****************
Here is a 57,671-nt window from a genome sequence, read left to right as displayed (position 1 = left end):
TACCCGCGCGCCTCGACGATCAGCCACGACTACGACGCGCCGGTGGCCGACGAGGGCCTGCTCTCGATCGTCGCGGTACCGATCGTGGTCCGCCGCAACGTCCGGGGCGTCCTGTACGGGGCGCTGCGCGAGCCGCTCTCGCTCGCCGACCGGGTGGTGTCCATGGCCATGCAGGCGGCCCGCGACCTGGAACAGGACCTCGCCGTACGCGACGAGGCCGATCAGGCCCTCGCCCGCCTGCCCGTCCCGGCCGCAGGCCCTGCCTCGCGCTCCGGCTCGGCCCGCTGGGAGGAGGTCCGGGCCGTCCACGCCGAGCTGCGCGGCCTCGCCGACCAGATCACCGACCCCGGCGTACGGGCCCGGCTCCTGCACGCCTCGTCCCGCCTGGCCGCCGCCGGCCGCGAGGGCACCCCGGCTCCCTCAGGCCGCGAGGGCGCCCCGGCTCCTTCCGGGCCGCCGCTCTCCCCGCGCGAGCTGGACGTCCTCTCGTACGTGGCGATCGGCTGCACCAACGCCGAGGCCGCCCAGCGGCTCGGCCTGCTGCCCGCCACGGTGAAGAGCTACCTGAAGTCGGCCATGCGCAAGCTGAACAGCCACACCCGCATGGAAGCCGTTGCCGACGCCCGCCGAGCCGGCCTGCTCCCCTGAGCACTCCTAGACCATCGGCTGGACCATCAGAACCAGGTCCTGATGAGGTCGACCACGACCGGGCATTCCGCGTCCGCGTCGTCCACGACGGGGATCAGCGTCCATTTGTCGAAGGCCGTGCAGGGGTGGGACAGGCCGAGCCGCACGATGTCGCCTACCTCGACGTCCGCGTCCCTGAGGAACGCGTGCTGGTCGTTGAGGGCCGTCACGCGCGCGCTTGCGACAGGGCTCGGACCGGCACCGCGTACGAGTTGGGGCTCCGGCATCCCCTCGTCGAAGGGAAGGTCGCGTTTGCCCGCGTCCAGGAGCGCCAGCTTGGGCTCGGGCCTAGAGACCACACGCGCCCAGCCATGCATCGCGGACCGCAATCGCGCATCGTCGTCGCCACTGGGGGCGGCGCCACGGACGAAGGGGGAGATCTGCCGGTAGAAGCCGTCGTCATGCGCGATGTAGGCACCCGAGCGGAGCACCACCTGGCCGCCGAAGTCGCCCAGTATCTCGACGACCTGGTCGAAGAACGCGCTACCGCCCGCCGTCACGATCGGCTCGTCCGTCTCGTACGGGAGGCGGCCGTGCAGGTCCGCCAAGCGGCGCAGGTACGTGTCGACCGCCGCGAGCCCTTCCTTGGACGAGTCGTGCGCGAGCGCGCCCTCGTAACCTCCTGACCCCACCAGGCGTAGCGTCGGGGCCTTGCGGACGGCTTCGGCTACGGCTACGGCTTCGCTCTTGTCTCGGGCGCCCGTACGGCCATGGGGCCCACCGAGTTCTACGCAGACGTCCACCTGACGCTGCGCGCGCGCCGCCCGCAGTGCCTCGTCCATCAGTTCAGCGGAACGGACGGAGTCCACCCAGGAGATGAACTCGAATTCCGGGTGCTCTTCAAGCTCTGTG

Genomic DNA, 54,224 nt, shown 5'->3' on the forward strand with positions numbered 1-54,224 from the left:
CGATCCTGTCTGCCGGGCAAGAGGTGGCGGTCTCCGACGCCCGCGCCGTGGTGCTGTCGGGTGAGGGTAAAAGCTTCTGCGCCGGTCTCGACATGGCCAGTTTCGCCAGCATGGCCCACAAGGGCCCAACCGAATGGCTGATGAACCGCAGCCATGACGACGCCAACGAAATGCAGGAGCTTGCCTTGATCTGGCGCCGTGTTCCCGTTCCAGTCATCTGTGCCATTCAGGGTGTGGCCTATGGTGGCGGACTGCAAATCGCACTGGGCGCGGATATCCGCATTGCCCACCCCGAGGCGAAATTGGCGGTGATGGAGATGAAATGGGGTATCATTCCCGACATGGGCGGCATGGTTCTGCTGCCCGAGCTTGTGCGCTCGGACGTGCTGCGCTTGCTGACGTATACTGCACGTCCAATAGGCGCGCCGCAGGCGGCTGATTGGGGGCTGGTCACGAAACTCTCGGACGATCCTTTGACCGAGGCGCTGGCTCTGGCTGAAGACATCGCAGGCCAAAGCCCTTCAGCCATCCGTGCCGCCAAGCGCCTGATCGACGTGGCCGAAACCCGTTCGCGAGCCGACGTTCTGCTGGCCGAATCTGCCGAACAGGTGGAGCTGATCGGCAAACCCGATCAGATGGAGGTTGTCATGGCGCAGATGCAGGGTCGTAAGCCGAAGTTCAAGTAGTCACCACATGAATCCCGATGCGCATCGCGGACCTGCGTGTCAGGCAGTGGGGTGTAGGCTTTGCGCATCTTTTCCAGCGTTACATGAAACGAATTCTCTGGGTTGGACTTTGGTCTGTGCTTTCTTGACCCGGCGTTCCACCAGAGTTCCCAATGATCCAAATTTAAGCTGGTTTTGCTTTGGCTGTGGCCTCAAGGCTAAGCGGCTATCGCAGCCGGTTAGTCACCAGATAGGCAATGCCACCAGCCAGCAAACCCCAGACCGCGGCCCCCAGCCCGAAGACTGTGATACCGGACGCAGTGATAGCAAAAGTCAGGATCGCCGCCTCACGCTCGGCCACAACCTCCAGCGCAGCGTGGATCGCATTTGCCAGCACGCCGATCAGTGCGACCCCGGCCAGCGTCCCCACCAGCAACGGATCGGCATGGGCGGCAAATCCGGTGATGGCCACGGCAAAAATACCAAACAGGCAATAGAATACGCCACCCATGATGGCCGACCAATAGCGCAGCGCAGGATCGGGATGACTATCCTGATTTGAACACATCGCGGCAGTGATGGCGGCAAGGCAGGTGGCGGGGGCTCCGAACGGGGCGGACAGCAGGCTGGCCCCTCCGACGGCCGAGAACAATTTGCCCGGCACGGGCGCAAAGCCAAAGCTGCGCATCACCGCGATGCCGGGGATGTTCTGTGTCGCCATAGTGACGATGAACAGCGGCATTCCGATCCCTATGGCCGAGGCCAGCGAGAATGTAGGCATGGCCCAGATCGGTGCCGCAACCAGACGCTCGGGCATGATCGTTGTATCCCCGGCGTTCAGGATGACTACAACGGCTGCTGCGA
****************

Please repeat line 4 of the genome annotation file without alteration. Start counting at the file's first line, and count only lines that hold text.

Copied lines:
CGATCCTGTCTGCCGGGCAAGAGGTGGCGGTCTCCGACGCCCGCGCCGTGGTGCTGTCGGGTGAGGGTAAAAGCTTCTGCGCCGGTCTCGACATGGCCAGTTTCGCCAGCATGGCCCACAAGGGCCCAACCGAATGGCTGATGAACCGCAGCCATGACGACGCCAACGAAATGCAGGAGCTTGCCTTGATCTGGCGCCGTGTTCCCGTTCCAGTCATCTGTGCCATTCAGGGTGTGGCCTATGGTGGCGGACTGCAAATCGCACTGGGCGCGGATATCCGCATTGCCCACCCCGAGGCGAAATTGGCGGTGATGGAGATGAAATGGGGTATCATTCCCGACATGGGCGGCATGGTTCTGCTGCCCGAGCTTGTGCGCTCGGACGTGCTGCGCTTGCTGACGTATACTGCACGTCCAATAGGCGCGCCGCAGGCGGCTGATTGGGGGCTGGTCACGAAACTCTCGGACGATCCTTTGACCGAGGCGCTGGCTCTGGCTGAAGACATCGCAGGCCAAAGCCCTTCAGCCATCCGTGCCGCCAAGCGCCTGATCGACGTGGCCGAAACCCGTTCGCGAGCCGACGTTCTGCTGGCCGAATCTGCCGAACAGGTGGAGCTGATCGGCAAACCCGATCAGATGGAGGTTGTCATGGCGCAGATGCAGGGTCGTAAGCCGAAGTTCAAGTAGTCACCACATGAATCCCGATGCGCATCGCGGACCTGCGTGTCAGGCAGTGGGGTGTAGGCTTTGCGCATCTTTTCCAGCGTTACATGAAACGAATTCTCTGGGTTGGACTTTGGTCTGTGCTTTCTTGACCCGGCGTTCCACCAGAGTTCCCAATGATCCAAATTTAAGCTGGTTTTGCTTTGGCTGTGGCCTCAAGGCTAAGCGGCTATCGCAGCCGGTTAGTCACCAGATAGGCAATGCCACCAGCCAGCAAACCCCAGACCGCGGCCCCCAGCCCGAAGACTGTGATACCGGACGCAGTGATAGCAAAAGTCAGGATCGCCGCCTCACGCTCGGCCACAACCTCCAGCGCAGCGTGGATCGCATTTGCCAGCACGCCGATCAGTGCGACCCCGGCCAGCGTCCCCACCAGCAACGGATCGGCATGGGCGGCAAATCCGGTGATGGCCACGGCAAAAATACCAAACAGGCAATAGAATACGCCACCCATGATGGCCGACCAATAGCGCAGCGCAGGATCGGGATGACTATCCTGATTTGAACACATCGCGGCAGTGATGGCGGCAAGGCAGGTGGCGGGGGCTCCGAACGGGGCGGACAGCAGGCTGGCCCCTCCGACGGCCGAGAACAATTTGCCCGGCACGGGCGCAAAGCCAAAGCTGCGCATCACCGCGATGCCGGGGATGTTCTGTGTCGCCATAGTGACGATGAACAGCGGCATTCCGATCCCTATGGCCGAGGCCAGCGAGAATGTAGGCATGGCCCAGATCGGTGCCGCAACCAGACGCTCGGGCATGATCGTTGTATCCCCGGCGTTCAGGATGACTACAACGGCTGCTGCGA